Monthly Archives: October 2012

Some of the science behind breast biomechanics

Studies recently conducted in the UK have shown there to be a vast difference in movement of the breast unsupported (bare chested or an everyday bra) versus movement in a Sports Bra. I have recreated images to depict these different motions below.

breast biomechanics, unsupported breast motin

Unsupported, pendulum motion.

breast biomechanics, supported breast motion

Supported, butterfly motion.

When looking at the two images above you will see that an unsupported breast moves in one long continuous action. The momentum the breast gains during each long bounce results in a rapidly moving breast. It is the rate of this motion that is thought to cause damage to the breasts natural support structures, the skin and Coopers ligaments.

When comparing this to the motion detected in a supported breast you will note that the overall displacement is reduced both vertically and horizontally. Not only this, there are frequent changes in direction which results in less momentum being gained and a slower rate of displacement.

Two prominent Breast Health Researchers, Dr Joanna Scurr and Dr Jenny White and their teams have been instrumental in the findings many Sports Bra companies are now using to develop and test their products. These researchers have pushed the needs of many women into the once male dominated field of sports science and biomechanics.

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There’s more than just bounce to worry about

Most of us have heard (and experienced) the bounce factor while jogging… So it’d be fair to say we are all familiar with the concept that our breasts can leap in the vertical direction. This vertical displacement accounts for roughly 50% of our total breast movement. But, what most women are uninformed about is the TRI-planar motion that our chest actually moves in while exercising.

That is, that our boobs also actually move in a lateral (towards our arms) direction, as well as an anterior-posterior direction, which basically means they move inwards and outwards. These are the other two planes in which movement occurs.

So… Why is this information actually relevant? Different Sports Bras are built with different mechanisms of support to control each of the motions mentioned above. With the advanced technology and materials now used in the construction of Sports Bra’s, and with the right advice, there should be no reason that women experience breast discomfort during activity.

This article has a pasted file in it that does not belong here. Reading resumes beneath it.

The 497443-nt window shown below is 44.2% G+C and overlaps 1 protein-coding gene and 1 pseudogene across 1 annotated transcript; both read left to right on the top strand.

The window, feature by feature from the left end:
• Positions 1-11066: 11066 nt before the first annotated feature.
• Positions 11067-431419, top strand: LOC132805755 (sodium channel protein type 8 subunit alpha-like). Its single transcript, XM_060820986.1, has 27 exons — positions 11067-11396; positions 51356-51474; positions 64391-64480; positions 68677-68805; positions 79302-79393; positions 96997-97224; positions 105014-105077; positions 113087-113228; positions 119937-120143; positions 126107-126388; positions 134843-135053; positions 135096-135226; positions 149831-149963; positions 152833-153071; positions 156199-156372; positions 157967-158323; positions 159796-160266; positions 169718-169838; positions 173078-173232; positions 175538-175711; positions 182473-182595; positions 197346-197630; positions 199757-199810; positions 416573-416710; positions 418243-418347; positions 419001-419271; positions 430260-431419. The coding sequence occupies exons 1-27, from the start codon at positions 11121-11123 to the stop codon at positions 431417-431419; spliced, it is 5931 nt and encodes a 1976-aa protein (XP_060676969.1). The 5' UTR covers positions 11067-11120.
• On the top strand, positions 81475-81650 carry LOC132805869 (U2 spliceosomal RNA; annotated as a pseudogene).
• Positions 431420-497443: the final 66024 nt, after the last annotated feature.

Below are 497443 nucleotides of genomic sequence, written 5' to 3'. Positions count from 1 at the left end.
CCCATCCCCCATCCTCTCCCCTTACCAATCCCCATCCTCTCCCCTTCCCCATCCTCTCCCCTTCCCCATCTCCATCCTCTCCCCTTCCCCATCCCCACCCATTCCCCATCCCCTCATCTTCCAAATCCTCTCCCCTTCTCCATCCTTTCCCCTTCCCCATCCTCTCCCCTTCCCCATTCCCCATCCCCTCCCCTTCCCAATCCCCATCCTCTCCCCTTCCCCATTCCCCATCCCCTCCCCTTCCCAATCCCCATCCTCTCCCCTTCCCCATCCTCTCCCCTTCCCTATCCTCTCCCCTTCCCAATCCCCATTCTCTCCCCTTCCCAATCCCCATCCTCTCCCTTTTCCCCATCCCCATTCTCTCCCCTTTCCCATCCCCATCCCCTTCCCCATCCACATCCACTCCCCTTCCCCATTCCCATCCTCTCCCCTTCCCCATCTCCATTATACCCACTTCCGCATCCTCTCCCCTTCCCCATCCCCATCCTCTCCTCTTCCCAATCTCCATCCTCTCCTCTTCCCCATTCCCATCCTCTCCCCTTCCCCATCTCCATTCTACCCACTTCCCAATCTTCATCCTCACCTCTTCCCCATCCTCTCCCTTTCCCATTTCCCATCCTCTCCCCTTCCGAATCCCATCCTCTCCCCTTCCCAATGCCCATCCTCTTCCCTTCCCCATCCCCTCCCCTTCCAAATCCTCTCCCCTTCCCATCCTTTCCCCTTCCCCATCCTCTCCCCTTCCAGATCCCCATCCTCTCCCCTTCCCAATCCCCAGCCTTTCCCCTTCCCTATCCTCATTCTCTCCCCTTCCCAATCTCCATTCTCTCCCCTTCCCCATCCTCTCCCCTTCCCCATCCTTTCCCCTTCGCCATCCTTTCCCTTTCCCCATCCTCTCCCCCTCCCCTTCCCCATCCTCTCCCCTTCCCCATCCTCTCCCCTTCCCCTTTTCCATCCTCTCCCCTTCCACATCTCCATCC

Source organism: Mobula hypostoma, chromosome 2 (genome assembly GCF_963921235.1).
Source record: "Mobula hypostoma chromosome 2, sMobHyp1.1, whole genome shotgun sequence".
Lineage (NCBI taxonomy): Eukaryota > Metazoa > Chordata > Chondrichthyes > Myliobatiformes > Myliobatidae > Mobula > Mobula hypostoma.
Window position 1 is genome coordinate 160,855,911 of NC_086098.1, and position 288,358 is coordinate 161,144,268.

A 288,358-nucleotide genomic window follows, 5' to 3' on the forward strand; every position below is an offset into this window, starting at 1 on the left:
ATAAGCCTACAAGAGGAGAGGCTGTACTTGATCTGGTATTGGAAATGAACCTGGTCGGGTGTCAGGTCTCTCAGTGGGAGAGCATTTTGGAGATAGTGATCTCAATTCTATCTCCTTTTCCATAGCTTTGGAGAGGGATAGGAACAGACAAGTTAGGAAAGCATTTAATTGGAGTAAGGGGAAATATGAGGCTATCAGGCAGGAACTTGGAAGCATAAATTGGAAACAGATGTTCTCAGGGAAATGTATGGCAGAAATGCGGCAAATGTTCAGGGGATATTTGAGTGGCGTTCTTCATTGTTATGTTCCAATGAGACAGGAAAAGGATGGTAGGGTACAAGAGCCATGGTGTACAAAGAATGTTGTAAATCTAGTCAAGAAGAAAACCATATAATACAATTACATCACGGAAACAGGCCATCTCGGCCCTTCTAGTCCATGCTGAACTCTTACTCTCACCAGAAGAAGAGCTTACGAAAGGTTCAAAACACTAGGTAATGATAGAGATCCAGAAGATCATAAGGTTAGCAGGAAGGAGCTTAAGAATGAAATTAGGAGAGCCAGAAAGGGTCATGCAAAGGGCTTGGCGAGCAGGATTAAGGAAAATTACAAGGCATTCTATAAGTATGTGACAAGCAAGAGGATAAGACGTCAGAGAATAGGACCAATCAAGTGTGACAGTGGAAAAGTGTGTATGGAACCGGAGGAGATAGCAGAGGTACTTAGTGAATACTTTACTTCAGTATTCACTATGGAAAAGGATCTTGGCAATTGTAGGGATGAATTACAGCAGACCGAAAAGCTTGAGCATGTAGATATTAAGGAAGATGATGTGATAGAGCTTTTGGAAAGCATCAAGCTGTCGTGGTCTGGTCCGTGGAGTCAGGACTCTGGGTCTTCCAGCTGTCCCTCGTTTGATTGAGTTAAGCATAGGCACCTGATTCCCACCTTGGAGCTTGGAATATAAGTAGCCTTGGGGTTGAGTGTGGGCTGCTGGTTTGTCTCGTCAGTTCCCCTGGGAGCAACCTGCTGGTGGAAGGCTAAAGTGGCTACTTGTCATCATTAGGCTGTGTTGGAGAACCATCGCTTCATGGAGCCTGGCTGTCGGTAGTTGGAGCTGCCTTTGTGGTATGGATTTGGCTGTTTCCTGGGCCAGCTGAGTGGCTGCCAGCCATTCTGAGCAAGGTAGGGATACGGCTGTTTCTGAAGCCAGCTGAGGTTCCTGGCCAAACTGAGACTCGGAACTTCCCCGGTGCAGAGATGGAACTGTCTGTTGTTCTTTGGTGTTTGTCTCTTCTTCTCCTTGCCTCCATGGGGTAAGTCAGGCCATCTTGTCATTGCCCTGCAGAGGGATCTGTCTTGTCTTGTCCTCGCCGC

As a runner and general exercise enthusiast, who has previously suffered from exercise induced breast pain myself, its frustrating to see so many women opt out of activity all together because they feel unsupported when they exercise.

Relevant to the above, a mistake I see being made most often is women wearing a ‘crop top’ style ‘sports bra’ that only acts to compress the bust. This is only really effective in controlling one plane of motion, that being the inwards and outwards (anterior-posterior) motion. It’s generally not an effective mechanism of support for high impact activity, which it is commonly used for.

Hopefully by now you may be starting to realise that there is a whole world of science behind breast biomechanics. It has only been in the past 15 years that we have seen research undertaken on breast motion and the effect of sports bra’s on breast support and performance.

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Taking the plunge…

In bra terms to take the plunge may be considered daring but hardly worth the stress the ’plunge’ I recently decided to take has elicited. For the past two years I have spent every second of my spare time researching the biomechanics of the female breast and the effect that Sports Bras have on such motion, and subsequently our performance in sport. So, I have thrown all my eggs in one basket and recently resigned from a job i love, working for a company that have become a second family, in the name of pursuing my dream. You’ll have to watch this space for more detail. And there will be plenty more detail…

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